Which 3 stories merit your vote?

Too Young
4 (7%)
Photographic Image
6 (10.5%)
The Day
2 (3.5%)
Nailed For Naught
7 (12.3%)
What an Accident
1 (1.8%)
5 (8.8%)
Moving On
5 (8.8%)
8 (14%)
The Homewrecker
9 (15.8%)
The Gift
5 (8.8%)
Dead Men's Spurs
2 (3.5%)
The Silent Intruder
3 (5.3%)

Total Members Voted: 19

Voting closed: January 23, 2012, 07:20:21 PM

Author Topic: Voting #40 Flash Fiction  (Read 971 times)

Offline 510bhan

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Voting #40 Flash Fiction
« on: January 16, 2012, 07:20:21 PM »
Okay voters -- you have 3 votes each to find a winner among these 12 entries which had to include a photograph or photographer in the story and display either action or tension in 500 words or under. Enjoy reading them and please use all three votes. As The entries exceed the capacity of the reply box -- nos 7-12 will be in the box below.

1 Too Young?

"Pregnant? But I'm only fifteen."

 Tears started to roll down my face; I looked for some ray of hope in the doctor's eyes that she may be wrong.

"Yes dear I'm afraid so, is there anyone you would like me to call?"

 If I don't let the words in maybe it would go away. My heart was racing. Tell someone, who? My parents would go mad. No absolutely not my parents, I thought.

"Is it OK if I call them?”

"Yes of course, then after we will have a little chat if you like?"

I could only think of one person to phone, Nelly. Every click of a button on the phone felt like clicking another part of my life away.

Please be in Nel, I don't want to ring anyone else. Please be in, I thought as I listened to the ongoing rings. It seemed to take hours before the click of the receiver being picked up came, and I heard Nelly's voice on the other end.

"Nelly please can you come down the docs? I need you here. I don't want to say over the phone. Will you just come down?"

After putting the phone down, I looked at the doctor still pleading for her eyes to tell me she was wrong.

"Would you like a drink? You have gone awfully pale. I can see you are shaken."

I nodded as I croaked, "Yes please." It did not sound like me, I did not know what I was supposed to do or say. All I could think of was my parents. The doctor came back with a plastic cup, my hand shook violently as she handed it to me. Swallowing the water was like trying to swallow a golf ball. The lump in my throat was refusing to go away, like the tears that were still streaming down my face. A sudden wave of nausea took over; I made a run for the small basin in the corner of the room.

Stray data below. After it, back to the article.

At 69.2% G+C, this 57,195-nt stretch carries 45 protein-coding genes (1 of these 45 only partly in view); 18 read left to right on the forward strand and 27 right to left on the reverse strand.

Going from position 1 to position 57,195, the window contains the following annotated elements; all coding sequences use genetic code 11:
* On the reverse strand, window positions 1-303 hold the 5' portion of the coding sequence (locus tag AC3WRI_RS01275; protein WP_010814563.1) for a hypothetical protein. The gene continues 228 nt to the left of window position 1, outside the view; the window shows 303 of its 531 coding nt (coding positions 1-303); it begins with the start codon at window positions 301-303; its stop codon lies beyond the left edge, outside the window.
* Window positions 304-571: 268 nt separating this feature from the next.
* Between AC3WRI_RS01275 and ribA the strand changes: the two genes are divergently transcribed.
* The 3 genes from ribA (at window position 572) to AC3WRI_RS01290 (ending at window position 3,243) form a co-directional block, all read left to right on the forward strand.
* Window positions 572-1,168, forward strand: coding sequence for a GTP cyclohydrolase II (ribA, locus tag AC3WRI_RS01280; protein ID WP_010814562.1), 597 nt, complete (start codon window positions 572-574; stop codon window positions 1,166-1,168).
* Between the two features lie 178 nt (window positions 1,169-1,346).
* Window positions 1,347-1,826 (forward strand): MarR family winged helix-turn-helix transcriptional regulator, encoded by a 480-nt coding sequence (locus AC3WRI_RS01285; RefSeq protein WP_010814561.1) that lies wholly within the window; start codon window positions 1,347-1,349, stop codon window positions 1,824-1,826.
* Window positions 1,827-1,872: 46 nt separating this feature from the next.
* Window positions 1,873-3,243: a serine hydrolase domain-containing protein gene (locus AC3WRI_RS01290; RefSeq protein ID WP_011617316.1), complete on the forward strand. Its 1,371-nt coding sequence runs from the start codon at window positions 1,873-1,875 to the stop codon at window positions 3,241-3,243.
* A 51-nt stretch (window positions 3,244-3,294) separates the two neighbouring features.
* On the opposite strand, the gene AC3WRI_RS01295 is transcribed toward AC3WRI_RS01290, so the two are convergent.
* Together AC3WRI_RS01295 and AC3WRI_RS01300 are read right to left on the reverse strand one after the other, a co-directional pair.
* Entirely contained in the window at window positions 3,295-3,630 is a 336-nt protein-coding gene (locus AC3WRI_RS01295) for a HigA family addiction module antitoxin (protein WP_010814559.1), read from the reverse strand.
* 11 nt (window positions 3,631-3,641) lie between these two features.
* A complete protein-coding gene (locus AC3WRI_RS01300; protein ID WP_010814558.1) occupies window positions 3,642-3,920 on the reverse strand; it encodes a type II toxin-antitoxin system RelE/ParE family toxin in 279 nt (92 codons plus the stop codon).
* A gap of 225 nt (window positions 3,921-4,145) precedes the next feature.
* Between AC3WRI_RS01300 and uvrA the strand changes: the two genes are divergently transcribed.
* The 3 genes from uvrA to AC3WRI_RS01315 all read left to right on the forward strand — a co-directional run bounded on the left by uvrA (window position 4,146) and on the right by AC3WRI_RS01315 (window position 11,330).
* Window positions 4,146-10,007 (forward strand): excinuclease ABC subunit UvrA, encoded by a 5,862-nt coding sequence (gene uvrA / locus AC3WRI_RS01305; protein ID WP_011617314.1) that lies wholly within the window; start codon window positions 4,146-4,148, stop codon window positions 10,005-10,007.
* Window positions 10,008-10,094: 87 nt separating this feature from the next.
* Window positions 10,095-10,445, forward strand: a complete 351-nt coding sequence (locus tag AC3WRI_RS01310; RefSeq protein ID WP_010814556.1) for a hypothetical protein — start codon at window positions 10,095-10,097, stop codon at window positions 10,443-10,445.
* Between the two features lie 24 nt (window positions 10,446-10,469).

“Ok dear, I think we should wait for your friend to get here, and then we can talk.”

A knock at the door made us both turn and look. The doctor walked to the door and opened it slightly.

“Ah yes do come in.”

There stood Nelly, relief washed over me maybe there was something Nelly could say or do to get me out of this. But as the doctor explained what was happening, Nelly's face dropped and looked at me in disbelief.

“When, how? Oh Melissa what are you going to do?”

I sat in my chair sniffling wanting her to hug me, say it's alright you will be fine; you don't have to do anything we will sort this out. But I knew in my heart that there was nothing she could do. I took my purse out of my bag and pulled out a photograph. It was Nelly's son she had when she was sixteen.

“Ok Mellissa, I'm here like you was for me.”


2 Photographic Image

We used to kid David about his looks. How he never seemed to age, while the rest of us grew fatter, greyer or bald. One of the guys at the gym kidded him once about having a picture in the attic that grew older for him, like in “The Portrait of Dorian Grey.” David had laughed at that along with the rest of us, but that was years ago. He still hadn’t aged.

Most of us worked out at least an hour a day to keep in shape, but not David. He only came to the gym to laugh at us for working so hard. He’d sit there reading his Kindle while we pumped iron and did push-ups. Yet he kept his 30-inch waist and six-pack abs without ever seeming to break a sweat.

“God, you make me sick,” I once told him. “Sitting there just watching us, while we bust our humps. Yet you never seem to gain an ounce. How do you do it?”

He just smiled at me with those perfect teeth of his.

We had all been together since high school. David had been Mr. Popularity and dated Mary Lou Haversom, the prettiest cheerleader in the school. They married right out of college. Most of us, including David, went to State for our undergrad work and, despite the odds, all of us wound up buying homes in the same neighborhood once we were married.